Pacifica Quartet | Ganz Hall, Roosevelt University | Classical | Chicago Reader

Pacifica Quartet Recommended Soundboard Critics' Picks

When: Sun., Feb. 13, 2 & 7 p.m. 2011

Shostakovich's 15 string quartets, played in a series of five concerts by the Pacifica Quartet at the Auditorium Building's Ganz Hall—the perfect storm of composer, ensemble, and venue—make for one centerpiece of the ongoing citywide Soviet Arts Experience festival, presenting art, dance, music, theater, and lectures through early 2012. (A Pacifica Shostakovich cycle is also in progress at New York's Metropolitan Museum of Art, with London's Wigmore Hall to follow; a recording is due on Cedille Records.) Shostakovich's music, inseparable from his life, is inevitably viewed through the prism of Soviet repression and, in the case of his later output, debilitating illness. His quartets are some of his most personal works—often disturbing, possessed of a tremendous pull, and so potent that it's easy not to notice how well crafted they are. At this concert, the fourth in the series, the Pacifica plays the quartets numbered 7, 10, 11, and 12. Unlike Beethoven's, Shostakovich's quartets don't neatly fall into groups, but in the later works his writing becomes increasingly austere, though with an expanded and more modern musical language. The virile 12th quartet, written as the composer was perhaps already feeling death's approach, contains a final burst of life. (The closing program of the series, Sun 2/27, will consist of the final three quartets, beginning with the achingly bleak 13th and culminating with the otherworldly six adagios of the 15th.) Shostakovich's writing rewards the Pacifica's strong individual voices. The players' delivery is rich but taut, and though it's perhaps not perfectly suited to the eeriness and desolation in these works, it's nonetheless powerfully emotionally charged. —Steve Langendorf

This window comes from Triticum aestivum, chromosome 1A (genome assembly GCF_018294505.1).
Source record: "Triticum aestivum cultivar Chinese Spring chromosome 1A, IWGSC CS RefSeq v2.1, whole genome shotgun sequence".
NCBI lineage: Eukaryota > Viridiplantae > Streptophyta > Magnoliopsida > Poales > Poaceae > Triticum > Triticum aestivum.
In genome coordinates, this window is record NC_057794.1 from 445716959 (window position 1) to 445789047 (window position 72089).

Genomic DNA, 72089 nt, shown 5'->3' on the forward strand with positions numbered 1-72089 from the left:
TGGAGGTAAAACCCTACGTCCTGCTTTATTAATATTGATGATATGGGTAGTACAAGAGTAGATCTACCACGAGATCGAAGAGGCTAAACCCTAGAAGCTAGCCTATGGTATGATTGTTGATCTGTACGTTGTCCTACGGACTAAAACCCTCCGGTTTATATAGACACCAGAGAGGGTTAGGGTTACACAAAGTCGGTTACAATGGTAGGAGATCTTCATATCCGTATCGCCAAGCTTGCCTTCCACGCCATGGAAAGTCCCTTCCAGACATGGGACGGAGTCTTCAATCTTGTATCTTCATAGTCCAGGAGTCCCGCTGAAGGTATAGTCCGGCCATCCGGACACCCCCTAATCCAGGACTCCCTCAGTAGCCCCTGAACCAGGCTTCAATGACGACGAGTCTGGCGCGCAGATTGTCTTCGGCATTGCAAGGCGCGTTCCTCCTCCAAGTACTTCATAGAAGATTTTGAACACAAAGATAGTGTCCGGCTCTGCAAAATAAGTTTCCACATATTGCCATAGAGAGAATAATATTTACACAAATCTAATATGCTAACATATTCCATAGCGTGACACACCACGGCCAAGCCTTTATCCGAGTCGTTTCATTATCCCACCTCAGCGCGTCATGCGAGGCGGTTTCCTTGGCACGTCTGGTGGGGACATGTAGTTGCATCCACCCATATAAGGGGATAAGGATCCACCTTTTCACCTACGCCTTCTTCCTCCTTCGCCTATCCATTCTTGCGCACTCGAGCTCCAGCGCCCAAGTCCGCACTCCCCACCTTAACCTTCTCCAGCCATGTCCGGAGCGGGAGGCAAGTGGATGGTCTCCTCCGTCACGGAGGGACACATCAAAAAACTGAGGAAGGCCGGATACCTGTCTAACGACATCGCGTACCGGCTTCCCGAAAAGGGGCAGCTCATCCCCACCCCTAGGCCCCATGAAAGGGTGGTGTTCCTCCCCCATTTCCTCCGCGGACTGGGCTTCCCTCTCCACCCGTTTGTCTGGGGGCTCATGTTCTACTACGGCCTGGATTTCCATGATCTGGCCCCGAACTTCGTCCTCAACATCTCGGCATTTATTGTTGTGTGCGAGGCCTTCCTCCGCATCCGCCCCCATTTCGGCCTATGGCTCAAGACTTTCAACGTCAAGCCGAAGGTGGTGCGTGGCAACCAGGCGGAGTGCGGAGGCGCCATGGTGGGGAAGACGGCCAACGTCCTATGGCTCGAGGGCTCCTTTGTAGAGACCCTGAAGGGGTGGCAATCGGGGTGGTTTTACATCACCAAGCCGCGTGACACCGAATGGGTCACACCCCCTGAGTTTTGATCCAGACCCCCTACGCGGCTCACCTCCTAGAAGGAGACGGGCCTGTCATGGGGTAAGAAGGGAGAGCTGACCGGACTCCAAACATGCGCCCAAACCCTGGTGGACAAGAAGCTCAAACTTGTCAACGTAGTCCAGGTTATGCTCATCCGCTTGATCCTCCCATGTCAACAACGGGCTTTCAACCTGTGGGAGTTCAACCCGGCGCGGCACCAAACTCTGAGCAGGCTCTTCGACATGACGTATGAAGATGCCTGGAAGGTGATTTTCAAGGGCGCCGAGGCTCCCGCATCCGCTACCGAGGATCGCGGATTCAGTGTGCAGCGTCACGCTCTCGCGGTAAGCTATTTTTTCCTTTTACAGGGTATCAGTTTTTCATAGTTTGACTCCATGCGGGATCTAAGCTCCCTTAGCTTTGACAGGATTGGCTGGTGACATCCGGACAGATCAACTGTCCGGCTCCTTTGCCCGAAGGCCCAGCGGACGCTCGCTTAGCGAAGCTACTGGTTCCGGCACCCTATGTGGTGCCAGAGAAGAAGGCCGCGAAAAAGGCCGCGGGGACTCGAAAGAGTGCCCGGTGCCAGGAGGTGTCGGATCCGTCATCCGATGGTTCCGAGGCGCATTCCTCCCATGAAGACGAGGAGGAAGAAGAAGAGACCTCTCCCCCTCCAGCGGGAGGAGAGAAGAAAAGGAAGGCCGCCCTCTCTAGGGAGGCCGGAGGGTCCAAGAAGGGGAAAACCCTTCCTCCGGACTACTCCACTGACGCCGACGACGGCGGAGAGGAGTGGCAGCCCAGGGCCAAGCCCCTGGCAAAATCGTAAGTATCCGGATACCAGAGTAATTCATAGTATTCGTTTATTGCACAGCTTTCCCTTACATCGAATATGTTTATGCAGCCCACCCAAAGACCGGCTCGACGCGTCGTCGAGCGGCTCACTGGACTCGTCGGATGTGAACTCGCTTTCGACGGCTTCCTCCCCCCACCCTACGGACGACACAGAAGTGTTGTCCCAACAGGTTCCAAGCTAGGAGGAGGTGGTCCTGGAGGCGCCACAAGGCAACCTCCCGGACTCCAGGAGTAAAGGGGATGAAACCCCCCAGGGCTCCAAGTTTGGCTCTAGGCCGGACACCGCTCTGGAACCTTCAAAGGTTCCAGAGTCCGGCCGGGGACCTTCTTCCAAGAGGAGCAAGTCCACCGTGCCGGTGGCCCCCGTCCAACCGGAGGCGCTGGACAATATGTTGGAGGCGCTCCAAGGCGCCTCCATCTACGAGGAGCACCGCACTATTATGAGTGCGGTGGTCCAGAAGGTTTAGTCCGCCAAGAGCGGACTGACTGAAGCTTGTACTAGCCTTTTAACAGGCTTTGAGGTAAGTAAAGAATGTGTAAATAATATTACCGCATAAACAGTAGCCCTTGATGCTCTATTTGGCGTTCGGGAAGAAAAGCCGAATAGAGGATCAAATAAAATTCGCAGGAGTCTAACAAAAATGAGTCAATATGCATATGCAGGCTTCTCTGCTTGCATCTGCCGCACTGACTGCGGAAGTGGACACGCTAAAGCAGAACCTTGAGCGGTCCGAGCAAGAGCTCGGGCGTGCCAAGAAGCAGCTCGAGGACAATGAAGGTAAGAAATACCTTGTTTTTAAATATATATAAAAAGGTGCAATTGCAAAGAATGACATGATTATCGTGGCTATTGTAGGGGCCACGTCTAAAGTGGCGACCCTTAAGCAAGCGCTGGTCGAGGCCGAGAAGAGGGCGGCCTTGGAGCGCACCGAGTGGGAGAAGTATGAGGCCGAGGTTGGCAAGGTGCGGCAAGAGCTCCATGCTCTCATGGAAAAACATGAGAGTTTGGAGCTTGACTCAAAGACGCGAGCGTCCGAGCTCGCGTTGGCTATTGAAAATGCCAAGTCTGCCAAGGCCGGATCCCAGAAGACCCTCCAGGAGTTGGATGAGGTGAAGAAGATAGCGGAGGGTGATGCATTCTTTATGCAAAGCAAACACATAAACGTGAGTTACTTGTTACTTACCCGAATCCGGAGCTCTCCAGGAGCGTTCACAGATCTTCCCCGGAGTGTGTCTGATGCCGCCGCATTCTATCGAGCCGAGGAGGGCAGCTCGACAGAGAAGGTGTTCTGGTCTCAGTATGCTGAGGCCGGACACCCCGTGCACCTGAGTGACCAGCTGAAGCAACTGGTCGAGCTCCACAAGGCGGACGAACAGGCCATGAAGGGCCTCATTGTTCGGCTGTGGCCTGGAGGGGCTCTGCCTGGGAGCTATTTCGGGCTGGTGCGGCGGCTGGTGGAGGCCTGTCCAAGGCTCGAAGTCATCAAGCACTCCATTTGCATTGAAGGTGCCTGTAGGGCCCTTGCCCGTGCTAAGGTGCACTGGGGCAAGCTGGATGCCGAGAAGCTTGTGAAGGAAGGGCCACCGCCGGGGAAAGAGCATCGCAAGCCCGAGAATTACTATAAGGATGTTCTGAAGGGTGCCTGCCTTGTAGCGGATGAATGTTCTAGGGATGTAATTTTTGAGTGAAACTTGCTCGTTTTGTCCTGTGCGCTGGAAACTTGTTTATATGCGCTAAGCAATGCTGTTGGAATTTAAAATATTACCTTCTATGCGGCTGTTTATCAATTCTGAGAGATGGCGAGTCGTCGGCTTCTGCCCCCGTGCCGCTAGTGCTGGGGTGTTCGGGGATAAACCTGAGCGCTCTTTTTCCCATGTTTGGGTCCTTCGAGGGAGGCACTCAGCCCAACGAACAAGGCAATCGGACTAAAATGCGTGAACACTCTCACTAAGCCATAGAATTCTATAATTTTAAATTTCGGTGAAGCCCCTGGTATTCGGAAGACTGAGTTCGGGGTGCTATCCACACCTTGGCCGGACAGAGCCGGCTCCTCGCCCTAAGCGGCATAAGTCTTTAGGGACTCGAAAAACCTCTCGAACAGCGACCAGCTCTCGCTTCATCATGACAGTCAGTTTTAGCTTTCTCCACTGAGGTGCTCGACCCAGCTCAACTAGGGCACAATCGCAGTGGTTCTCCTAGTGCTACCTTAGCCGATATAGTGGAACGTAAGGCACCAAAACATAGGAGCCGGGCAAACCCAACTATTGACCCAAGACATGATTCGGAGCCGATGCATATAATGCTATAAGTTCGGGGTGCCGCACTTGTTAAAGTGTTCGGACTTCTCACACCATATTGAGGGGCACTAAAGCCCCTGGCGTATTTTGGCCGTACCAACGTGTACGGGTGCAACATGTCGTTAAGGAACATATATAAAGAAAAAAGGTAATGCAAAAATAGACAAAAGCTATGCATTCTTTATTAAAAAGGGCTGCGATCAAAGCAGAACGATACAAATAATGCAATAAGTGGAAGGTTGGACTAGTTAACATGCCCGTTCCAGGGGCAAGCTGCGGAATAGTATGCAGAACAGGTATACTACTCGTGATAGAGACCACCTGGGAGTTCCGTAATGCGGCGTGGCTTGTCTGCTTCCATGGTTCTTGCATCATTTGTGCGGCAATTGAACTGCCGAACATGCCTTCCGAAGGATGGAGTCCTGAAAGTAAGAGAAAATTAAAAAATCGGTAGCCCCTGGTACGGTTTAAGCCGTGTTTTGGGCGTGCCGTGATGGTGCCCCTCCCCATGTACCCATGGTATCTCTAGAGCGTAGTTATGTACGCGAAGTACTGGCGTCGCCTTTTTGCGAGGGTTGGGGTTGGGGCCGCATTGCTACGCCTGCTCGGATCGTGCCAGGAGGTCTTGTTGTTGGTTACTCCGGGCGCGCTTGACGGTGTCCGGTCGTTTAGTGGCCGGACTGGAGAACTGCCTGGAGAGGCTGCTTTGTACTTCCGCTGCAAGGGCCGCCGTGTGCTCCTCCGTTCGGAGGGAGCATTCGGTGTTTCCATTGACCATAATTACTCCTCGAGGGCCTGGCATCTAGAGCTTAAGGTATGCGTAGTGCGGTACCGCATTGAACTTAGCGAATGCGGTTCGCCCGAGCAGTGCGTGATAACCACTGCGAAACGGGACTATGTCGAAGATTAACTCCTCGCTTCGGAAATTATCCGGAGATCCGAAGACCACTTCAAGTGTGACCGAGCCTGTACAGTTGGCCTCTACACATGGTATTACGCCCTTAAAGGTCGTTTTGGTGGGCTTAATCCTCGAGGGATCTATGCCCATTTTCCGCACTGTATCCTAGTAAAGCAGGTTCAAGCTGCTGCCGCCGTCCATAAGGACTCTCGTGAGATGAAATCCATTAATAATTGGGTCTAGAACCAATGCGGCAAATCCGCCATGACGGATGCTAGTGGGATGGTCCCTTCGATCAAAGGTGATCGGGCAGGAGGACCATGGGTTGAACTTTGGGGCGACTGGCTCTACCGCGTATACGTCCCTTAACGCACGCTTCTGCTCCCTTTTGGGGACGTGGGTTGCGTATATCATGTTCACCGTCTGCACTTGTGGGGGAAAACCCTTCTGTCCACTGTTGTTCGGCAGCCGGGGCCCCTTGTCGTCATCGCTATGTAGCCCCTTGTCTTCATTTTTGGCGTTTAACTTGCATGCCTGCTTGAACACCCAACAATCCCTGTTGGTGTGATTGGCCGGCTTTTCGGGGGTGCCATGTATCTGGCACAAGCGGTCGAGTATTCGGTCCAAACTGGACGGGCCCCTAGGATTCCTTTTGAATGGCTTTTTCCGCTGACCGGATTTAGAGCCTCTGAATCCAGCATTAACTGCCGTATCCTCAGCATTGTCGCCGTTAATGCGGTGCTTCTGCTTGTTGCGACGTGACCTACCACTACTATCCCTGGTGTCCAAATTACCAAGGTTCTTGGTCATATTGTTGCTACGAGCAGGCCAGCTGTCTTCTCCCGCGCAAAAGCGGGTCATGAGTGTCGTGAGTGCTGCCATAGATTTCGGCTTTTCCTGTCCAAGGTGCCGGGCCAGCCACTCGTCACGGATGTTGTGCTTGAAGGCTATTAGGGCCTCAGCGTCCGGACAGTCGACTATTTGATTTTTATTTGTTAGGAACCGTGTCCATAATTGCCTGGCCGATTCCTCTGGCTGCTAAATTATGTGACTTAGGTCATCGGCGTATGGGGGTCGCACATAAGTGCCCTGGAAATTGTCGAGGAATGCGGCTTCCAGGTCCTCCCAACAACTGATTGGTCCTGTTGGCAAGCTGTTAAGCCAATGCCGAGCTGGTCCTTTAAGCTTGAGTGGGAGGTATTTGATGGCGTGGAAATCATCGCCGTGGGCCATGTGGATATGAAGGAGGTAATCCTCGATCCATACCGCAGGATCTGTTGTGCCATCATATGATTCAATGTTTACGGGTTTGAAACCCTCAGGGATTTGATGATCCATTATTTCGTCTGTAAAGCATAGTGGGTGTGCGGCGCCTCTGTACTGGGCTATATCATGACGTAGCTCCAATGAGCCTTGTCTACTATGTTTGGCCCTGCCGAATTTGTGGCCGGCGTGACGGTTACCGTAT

Price: $10 (students), $35

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